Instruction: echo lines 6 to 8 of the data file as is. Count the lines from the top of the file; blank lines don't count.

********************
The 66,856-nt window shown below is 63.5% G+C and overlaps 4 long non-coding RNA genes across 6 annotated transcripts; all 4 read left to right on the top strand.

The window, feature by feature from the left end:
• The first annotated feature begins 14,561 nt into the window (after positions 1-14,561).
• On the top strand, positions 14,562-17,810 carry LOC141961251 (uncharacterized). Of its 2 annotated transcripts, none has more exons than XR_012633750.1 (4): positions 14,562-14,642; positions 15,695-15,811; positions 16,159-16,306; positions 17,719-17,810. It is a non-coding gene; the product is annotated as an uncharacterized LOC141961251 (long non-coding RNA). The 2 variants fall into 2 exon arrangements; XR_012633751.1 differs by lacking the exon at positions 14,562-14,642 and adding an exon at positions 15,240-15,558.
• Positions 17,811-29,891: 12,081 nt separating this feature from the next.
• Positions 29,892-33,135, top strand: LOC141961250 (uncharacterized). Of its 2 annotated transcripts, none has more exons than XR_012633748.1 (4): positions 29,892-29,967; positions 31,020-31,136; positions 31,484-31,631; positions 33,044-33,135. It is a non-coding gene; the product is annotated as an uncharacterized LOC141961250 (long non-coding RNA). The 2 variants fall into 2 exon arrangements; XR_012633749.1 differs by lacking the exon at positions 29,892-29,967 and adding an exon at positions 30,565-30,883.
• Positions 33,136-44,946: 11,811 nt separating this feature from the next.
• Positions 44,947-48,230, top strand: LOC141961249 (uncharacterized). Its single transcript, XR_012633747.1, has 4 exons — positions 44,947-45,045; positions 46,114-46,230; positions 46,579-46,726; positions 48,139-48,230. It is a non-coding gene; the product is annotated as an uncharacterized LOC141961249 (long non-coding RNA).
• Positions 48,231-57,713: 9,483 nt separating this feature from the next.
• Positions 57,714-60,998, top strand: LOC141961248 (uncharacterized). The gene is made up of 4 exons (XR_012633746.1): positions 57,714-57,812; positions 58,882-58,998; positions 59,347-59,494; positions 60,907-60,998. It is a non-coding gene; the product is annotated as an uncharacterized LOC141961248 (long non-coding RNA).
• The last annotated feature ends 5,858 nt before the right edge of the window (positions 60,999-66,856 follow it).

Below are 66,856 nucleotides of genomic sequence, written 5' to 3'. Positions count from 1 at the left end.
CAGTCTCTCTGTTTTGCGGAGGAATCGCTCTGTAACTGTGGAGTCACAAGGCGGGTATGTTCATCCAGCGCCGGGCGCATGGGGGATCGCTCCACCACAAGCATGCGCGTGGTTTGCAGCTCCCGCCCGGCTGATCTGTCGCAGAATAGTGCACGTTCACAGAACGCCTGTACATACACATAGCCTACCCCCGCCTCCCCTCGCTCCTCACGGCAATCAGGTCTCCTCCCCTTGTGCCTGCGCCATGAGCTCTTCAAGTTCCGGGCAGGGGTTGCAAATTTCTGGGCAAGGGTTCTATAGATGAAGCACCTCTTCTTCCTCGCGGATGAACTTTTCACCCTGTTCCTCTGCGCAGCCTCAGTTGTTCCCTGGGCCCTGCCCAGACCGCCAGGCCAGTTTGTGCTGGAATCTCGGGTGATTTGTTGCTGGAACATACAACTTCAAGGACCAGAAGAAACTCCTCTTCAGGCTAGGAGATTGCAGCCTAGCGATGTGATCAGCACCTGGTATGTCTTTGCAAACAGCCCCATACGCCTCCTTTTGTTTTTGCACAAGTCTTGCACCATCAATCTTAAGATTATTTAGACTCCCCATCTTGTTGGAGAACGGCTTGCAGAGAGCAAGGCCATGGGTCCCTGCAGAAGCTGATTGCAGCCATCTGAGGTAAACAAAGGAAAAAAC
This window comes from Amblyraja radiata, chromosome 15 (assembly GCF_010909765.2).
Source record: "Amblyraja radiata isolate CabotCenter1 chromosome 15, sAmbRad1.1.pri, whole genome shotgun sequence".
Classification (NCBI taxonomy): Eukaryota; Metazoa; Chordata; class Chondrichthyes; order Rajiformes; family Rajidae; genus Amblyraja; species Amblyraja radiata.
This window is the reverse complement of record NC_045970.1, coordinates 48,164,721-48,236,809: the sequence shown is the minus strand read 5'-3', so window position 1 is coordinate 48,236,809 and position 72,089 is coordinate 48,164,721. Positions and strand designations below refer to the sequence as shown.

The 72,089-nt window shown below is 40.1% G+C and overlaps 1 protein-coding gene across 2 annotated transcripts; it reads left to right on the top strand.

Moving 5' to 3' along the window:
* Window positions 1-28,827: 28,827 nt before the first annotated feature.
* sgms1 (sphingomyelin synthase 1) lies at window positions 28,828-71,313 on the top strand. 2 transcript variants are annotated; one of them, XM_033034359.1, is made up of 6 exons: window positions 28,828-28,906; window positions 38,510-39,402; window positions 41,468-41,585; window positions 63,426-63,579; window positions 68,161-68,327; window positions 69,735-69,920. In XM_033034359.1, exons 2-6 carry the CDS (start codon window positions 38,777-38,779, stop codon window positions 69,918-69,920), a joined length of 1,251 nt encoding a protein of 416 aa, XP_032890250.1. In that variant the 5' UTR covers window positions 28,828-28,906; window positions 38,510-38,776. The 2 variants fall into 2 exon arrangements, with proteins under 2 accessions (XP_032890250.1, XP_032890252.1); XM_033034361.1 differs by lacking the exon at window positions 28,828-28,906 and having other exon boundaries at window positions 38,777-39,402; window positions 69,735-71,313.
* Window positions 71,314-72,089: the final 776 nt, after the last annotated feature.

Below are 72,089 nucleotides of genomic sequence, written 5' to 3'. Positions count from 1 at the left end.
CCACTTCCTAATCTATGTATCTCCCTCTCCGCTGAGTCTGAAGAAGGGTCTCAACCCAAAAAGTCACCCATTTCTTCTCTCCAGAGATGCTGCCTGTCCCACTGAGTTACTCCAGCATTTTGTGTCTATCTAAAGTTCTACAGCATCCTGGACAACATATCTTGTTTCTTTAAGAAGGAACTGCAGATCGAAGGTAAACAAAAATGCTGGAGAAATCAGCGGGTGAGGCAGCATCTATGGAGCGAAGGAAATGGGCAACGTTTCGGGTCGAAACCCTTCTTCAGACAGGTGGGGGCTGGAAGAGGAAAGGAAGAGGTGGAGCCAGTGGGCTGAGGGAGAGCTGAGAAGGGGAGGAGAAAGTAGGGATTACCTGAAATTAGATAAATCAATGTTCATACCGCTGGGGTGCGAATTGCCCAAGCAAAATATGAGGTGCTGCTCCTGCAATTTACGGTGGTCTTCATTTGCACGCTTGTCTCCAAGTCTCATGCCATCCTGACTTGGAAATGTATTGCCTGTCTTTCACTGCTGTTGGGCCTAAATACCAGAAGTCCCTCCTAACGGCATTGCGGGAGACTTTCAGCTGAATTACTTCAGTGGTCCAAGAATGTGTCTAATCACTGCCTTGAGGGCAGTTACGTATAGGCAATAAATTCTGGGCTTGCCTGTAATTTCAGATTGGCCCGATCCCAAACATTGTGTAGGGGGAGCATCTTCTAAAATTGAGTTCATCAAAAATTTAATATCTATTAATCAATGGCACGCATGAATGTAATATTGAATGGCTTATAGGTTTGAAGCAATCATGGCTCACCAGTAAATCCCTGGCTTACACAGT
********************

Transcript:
• Positions 29,892-33,135, top strand: LOC141961250 (uncharacterized). Of its 2 annotated transcripts, none has more exons than XR_012633748.1 (4): positions 29,892-29,967; positions 31,020-31,136; positions 31,484-31,631; positions 33,044-33,135. It is a non-coding gene; the product is annotated as an uncharacterized LOC141961250 (long non-coding RNA). The 2 variants fall into 2 exon arrangements; XR_012633749.1 differs by lacking the exon at positions 29,892-29,967 and adding an exon at positions 30,565-30,883.
• Positions 33,136-44,946: 11,811 nt separating this feature from the next.
• Positions 44,947-48,230, top strand: LOC141961249 (uncharacterized). Its single transcript, XR_012633747.1, has 4 exons — positions 44,947-45,045; positions 46,114-46,230; positions 46,579-46,726; positions 48,139-48,230. It is a non-coding gene; the product is annotated as an uncharacterized LOC141961249 (long non-coding RNA).